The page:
Posted on 2 March, 2015

Ian Moore is a highly competent and experienced ICU Nurse and has been on over ten Open Heart International (OHI) trips. When back in Australia, Ian is a ICU Unit Manager and his work life is normally in a meeting, or at a desk behind a computer. Hence, he relishes the opportunity to get ‘hands on’ time and get involved clinically with patients.

During this recent Open Heart International trip to Yangon, Myanmar, Ian was stationed to guide and teach in the Yankin Childrens Hospital ICU, which was performing adult cardiac surgery all week. When a person undergoes cardiac surgery in theatre, their next destination is as a patient to ICU, where all of their bodily systems can be closely monitored, and supported, until they become good enough to cope on a normal hospital ward.


The local Burmese ICU Nurses and Registrar Doctors loved Ian! His verbal deliveries were put across clear and simple, but with Aussie humour. They wanted him to teach and talk all day. Well they loved him until realising he’d scrawled a lecture with a permanent marker all over their illuminated x-ray screen, which took hours to remove!

The day I visited Ian in the Childrens Hospital ICU, I was intrigued by the portable radiography session. Most ICU patients have an x-ray every day to monitor their lungs and any signs of bleeding in their chest and abdomen cavities. Why was I intrigued? Other than the portable x-ray machine being a different type to those in Australia, it was that a man had to stand directly behind the patient holding a plate for the x-ray. Moreso, that every single practictioner, doctor and nurse, didn’t stand away from the x-raying, but ran out of the intensive care unit completely!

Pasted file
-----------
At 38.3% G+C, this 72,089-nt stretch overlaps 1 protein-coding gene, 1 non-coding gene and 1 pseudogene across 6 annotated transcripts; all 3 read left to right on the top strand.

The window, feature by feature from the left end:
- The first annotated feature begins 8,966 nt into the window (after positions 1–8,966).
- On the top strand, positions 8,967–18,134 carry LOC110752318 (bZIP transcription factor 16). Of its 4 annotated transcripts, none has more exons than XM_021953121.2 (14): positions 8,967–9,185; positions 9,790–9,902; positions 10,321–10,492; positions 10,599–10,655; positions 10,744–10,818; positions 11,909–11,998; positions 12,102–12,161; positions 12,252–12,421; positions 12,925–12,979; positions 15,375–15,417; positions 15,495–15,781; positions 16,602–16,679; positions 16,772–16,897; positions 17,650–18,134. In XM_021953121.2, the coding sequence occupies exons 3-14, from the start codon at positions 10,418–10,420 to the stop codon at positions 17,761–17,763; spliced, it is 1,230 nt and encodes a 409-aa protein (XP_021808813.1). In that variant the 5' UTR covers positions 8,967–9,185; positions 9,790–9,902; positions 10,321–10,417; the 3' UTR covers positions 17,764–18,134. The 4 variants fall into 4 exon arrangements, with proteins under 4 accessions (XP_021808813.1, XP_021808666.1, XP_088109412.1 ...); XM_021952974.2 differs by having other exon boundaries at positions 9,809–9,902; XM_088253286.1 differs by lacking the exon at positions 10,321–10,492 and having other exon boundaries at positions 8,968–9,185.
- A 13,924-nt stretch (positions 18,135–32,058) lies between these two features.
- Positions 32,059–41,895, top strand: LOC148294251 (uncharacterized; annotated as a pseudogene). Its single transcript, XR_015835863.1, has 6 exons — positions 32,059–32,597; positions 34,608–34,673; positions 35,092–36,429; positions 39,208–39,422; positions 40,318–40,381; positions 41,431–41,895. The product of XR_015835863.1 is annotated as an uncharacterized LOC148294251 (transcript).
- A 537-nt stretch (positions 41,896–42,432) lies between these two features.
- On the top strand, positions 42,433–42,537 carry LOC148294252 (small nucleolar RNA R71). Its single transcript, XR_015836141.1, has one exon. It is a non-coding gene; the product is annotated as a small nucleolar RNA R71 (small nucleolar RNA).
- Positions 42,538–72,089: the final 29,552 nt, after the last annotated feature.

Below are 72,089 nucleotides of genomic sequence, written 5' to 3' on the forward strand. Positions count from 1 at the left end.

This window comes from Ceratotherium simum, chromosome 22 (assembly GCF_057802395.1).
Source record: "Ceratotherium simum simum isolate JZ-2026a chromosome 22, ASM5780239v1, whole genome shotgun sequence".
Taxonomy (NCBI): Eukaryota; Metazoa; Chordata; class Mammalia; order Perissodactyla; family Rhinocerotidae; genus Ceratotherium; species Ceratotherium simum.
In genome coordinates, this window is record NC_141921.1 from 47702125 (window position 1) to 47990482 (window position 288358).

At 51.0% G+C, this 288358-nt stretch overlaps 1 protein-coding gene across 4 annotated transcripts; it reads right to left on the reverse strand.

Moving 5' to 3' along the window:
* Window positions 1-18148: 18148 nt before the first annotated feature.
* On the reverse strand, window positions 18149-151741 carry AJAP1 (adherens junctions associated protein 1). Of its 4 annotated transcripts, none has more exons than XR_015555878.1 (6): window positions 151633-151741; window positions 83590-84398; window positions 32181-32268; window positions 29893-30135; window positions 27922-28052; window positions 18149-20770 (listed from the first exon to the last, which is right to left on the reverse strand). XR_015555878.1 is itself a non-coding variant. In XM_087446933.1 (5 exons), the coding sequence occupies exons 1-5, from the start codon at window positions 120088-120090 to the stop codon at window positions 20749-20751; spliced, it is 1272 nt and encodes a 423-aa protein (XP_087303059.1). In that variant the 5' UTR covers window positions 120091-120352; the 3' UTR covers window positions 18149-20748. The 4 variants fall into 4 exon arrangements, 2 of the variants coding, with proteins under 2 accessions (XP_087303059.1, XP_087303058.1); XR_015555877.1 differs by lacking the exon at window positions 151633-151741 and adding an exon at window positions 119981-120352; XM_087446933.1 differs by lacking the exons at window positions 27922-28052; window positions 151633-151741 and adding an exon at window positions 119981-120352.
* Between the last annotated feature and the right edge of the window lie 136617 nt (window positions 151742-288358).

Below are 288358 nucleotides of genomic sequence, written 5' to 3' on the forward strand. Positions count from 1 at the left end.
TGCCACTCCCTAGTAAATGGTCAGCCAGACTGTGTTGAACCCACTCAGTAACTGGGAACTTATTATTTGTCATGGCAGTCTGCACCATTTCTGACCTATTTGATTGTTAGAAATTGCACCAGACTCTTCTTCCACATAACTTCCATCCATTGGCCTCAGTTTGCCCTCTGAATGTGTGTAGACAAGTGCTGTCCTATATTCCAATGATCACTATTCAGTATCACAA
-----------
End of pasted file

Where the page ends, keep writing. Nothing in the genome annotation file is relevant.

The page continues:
I have to confess, I know Ian Moore well and usually share a hotel room with him, when on an OHI trip. He is a relaxed and easy going fellow to get along with. Our biggest bone of contention is that he loves the air conditioner set at 18 degrees celcius. Brrrr. Help! I’m sharing a room with an eskimo!

Project Coordinator, Chris Waite, humorously suggested that “just because you write the blogs Warwick, it doesn’t mean you should put so many images of yourself in them. It’s not all about you!” Chris is a funny boy. Well readers, it’s pertinent to the story, and who wouldn’t want to see the work station of the best dressed blogger in Yangon?! The reason the blogger is wearing his duck pajamas with a suit coat in balmy hot Yangon, is that it is 0600 in the morning and a good chance to write, and the room is so damn cold.


I’m going over the top now, and will include one more pic of the blogger (me). In this pic above, I am being consoled by Paediatric ICU Nurses, Amy Kate Tilley and Jane Healy, while Noni McNamara ‘invades’ my computers to create power point lecture for later in the day. On this particular morning, I had my breakfast cut in half and was dragged away to supervise the Paediatric invaders. Only just recovering now (joke). For those who haven’t been on an Open Heart International trip, the morning is a similar flurry of activity, just like one’s working life at home. Each morning, its get up and dressed, eat breakfast, and be ready standing in the hotel foyer by 0830 each morning, for your pick up transport to take you to your assigned hospital.


Tags:  Myanmar,